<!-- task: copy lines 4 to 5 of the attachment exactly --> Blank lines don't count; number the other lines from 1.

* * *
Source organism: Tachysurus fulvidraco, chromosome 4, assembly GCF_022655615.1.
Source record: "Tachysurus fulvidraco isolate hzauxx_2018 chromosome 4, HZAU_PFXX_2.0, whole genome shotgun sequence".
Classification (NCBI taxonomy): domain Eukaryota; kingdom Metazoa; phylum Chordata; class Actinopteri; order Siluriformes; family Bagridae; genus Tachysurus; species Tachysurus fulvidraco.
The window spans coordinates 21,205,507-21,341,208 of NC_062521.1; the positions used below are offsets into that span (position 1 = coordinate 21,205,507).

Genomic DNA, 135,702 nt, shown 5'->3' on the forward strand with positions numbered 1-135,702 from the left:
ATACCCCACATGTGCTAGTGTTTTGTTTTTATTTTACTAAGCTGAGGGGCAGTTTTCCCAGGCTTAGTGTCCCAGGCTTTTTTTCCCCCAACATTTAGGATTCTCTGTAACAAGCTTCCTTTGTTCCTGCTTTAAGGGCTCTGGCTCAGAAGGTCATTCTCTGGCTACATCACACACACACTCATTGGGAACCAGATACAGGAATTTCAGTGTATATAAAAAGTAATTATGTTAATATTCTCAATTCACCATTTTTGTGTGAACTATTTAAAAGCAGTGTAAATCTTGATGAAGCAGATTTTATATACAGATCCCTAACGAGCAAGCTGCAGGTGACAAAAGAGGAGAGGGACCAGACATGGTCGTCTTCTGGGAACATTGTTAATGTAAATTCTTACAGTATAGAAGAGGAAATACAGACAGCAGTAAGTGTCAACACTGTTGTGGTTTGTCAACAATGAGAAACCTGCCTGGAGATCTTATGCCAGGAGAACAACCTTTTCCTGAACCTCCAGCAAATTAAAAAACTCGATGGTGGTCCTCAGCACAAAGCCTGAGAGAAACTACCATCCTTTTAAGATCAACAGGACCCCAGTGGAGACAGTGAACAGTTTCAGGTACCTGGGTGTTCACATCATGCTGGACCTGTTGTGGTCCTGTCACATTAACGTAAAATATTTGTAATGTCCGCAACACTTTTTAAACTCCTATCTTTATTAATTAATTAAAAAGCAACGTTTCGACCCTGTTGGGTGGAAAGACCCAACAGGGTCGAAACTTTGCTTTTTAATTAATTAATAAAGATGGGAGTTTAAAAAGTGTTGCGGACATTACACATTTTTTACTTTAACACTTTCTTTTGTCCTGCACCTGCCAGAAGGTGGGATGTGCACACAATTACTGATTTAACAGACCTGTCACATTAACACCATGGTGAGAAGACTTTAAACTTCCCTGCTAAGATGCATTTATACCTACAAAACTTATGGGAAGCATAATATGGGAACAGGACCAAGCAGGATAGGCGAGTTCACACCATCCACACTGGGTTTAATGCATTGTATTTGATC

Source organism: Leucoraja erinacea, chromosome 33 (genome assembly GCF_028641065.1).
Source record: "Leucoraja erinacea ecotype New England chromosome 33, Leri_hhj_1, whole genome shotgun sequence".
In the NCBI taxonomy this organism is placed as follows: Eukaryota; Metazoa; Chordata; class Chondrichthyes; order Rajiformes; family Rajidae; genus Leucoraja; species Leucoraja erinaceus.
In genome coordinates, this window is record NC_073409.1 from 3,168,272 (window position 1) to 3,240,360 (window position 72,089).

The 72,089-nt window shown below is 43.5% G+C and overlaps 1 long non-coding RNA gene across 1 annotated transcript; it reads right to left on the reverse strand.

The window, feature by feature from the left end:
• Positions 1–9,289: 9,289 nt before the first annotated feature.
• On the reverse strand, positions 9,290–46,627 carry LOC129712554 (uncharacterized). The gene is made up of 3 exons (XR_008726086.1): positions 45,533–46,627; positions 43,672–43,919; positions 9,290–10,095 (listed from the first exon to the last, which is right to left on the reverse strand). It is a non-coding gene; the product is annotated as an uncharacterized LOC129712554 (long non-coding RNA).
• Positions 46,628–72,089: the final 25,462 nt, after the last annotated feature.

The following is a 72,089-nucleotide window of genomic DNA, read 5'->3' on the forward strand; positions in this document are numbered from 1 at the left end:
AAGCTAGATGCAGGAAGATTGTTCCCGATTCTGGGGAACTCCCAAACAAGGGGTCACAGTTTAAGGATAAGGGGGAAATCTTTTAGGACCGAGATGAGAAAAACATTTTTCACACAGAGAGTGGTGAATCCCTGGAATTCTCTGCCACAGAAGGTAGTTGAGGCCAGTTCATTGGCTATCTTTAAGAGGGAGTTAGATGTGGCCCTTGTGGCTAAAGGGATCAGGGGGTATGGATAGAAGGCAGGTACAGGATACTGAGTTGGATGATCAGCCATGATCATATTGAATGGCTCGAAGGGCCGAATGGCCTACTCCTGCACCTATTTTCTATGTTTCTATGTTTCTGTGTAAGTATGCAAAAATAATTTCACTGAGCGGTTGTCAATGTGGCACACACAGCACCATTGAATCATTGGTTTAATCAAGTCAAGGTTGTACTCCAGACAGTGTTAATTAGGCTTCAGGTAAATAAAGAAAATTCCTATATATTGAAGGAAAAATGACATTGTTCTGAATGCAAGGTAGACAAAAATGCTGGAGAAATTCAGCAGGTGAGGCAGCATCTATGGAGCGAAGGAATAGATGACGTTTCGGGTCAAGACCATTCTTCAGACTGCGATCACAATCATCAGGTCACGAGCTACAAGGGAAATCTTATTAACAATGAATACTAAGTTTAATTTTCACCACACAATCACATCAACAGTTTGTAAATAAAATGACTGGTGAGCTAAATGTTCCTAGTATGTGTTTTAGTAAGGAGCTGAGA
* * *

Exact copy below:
The window spans coordinates 21,205,507-21,341,208 of NC_062521.1; the positions used below are offsets into that span (position 1 = coordinate 21,205,507).

Genomic DNA, 135,702 nt, shown 5'->3' on the forward strand with positions numbered 1-135,702 from the left: